I talked it over with another volunteer who had lived in the village before me, and we had an idea. Why not look for donors in the US and elsewhere to "adopt" a local student for their five years of high school? We decided to create a scholarship project. The donor would pay $100 for each of five years and would exchange letters throughout the experience with their student, creating a vivid cultural link as well as a once-impossible opportunity to deserving children who just want to be able to look for a job once they've graduated, read and write well, and possibly make enough money to help their families.
The Santa Teresa scholarship program has grown immensely from our first year, when we received 30 applications from local children, to this year's 75. As a condition of the scholarship, the awardees are obligated to do 10 hours of community service each semester, in order to improve the lives of others through everything from reforestation to tutoring. I'm so proud of the positive effects I've seen firsthand that our little project has had in Nicaragua.
It's also made a difference for the scholarship donors, as well. I returned home to Seattle this year over the holidays to visit my family and friends. I had the opportunity to talk with many of the people who began donating last year and felt a thrilling sense of accomplishment after hearing how excited they were when they received letters and photos from students they were supporting. Many donors admitted that before they got involved with the project, they had no idea what people in Nicaragua were like -- their food, homes, landscape, economic situation. They loved that this project had provided them with an opportunity to see far beyond their own backyards.
Since returning to Santa Teresa for my second year of Peace Corps service, the new school year has begun, and I am now seeing the sadness of those who were not selected for scholarships. I am now determined to figure out how I can bring the high school teachers to the community of Santa Teresa. Why not give an opportunity to all the students instead of a lucky handful?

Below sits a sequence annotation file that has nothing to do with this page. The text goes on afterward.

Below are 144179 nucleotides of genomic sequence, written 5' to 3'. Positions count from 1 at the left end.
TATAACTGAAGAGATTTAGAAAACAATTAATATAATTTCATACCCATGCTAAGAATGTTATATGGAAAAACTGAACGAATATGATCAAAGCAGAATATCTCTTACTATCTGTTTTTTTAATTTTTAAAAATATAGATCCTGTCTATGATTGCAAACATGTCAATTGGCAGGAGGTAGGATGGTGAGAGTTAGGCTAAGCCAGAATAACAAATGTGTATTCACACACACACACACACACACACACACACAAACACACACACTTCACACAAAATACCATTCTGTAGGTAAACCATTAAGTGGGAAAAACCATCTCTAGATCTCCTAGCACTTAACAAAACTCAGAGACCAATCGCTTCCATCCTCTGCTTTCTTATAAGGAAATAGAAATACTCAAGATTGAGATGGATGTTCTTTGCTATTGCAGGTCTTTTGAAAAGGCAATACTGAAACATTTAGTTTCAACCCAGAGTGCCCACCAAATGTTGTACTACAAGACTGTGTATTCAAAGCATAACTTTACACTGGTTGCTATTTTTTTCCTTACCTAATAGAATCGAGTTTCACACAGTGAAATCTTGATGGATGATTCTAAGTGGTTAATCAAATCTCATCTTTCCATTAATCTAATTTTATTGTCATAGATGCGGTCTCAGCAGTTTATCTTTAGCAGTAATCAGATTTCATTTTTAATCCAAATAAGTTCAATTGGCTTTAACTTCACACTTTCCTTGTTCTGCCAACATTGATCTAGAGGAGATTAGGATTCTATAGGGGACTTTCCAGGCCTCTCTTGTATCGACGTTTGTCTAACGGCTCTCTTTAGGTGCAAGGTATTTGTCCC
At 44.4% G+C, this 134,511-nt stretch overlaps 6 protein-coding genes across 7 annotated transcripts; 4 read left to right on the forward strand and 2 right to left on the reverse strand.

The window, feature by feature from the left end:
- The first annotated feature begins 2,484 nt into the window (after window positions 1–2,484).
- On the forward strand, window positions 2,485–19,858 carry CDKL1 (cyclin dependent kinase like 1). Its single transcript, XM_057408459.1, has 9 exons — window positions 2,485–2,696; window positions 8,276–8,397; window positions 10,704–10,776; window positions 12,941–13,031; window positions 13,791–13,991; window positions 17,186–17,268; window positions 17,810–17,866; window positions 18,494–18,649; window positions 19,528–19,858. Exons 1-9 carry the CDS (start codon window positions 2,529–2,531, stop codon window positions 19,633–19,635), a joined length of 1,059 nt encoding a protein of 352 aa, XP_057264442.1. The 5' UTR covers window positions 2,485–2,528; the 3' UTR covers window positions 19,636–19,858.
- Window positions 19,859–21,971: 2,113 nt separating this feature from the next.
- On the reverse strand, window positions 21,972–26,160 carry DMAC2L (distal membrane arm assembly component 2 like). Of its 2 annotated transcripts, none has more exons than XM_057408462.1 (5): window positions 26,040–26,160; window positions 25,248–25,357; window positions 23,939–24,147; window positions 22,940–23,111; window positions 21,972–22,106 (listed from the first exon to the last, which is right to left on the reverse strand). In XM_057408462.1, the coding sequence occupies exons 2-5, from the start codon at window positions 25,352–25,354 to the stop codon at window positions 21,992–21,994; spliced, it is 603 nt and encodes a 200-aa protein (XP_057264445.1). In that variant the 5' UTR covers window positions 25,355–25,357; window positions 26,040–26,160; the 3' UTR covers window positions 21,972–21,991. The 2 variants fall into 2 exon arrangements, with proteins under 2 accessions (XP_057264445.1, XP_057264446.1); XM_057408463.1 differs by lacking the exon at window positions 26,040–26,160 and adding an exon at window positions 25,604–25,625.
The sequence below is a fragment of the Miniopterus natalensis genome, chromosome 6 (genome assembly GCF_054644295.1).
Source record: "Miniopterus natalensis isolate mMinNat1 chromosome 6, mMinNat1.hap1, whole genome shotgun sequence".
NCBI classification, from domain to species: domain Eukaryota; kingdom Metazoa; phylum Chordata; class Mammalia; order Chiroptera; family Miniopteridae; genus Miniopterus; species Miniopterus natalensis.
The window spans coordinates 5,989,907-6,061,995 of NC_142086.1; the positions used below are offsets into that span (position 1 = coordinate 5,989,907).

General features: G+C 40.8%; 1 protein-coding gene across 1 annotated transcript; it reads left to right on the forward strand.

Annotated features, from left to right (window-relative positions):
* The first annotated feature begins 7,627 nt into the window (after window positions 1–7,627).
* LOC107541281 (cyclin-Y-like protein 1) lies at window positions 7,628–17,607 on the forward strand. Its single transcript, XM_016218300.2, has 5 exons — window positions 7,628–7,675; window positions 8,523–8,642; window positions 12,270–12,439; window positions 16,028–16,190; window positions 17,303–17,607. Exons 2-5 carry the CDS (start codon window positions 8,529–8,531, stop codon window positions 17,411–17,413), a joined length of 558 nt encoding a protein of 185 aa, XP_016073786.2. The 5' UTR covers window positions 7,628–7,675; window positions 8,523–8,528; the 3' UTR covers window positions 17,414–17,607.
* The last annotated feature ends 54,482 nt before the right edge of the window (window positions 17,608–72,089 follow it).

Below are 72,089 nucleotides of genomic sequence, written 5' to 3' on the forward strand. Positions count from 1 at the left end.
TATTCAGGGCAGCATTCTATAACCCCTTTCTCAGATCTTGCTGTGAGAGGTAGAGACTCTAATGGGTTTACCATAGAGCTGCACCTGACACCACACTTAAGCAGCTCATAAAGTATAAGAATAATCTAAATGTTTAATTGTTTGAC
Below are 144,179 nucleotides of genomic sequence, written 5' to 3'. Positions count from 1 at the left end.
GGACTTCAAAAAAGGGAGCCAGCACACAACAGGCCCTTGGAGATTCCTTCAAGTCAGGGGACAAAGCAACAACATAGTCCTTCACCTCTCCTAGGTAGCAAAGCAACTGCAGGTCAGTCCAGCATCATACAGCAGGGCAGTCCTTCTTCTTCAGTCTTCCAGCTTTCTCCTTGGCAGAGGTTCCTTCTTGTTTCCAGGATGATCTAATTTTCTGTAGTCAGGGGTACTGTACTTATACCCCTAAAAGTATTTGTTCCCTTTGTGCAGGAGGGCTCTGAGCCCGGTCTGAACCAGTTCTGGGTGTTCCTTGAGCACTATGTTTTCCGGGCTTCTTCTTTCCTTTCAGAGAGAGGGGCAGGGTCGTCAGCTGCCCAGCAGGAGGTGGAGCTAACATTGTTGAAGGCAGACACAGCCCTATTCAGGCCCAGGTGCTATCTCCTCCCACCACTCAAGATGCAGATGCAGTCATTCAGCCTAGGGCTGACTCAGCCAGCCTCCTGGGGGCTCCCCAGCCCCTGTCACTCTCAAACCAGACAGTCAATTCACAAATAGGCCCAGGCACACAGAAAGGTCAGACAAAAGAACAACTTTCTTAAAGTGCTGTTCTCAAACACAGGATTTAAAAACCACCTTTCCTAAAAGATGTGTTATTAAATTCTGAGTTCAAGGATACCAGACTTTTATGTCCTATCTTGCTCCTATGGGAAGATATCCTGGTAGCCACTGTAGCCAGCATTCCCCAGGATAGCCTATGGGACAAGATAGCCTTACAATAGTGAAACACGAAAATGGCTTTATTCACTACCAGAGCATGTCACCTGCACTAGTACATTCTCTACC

I feel I was put here in Santa Teresa for a reason, and I think I have found it. Nicaragua is a culture of unconditional love, with warm-hearted, humble people who have opened their homes and hearts to me, fed me, and comforted me. I feel happy I have had a chance to give something back to them.
:: Jessica Neff
Santa Teresa, Nicaragua
Jessica was born and raised in Seattle. As for the future after the Peace Corps, she is waiting for the fates to decide.
(Thoughts on Jessica's GoodLetter? Inspired by what you've read? E-mail us -- don't forget to tell us your name, where you're from, and if we can use your words in a future GoodLetter or on our Web site.)
TALK ABOUT IT
When have you gone the extra mile to do something more than was expected of you, or that even you expected of yourself? Share your stories and ideas.
LEARN ABOUT IT
Learn more about Santa Teresa, Nicaragua
:: Lonely Planet
Interested in efforts to implement sustainable agricultural production to Nicaragua and other parts of the world?
DO SOMETHING ABOUT IT
I loved the letter. I have been looking for your type of site for along time. Thanks to CNN's note on your location, I have found what I have been looking for. As for Jessica's letter, it brought back memories of the two years I spent doing similar work in a remote Alaska village called Hoonah. I was even shipwrecked. Life sure brings wonderful challenges and experiences. Thanks for your site.
It is so refreshing to know about Jessica's work with the Peace Corps. She could be doing otherwise with all her talents but she chose to be live a humble
life among the needy. It is certainly an example for the youth. If we could have more people like her involved in doing good for others, this would be a better world.
Want to share your thoughts or ideas with other people who care about good things? Send 'em our way.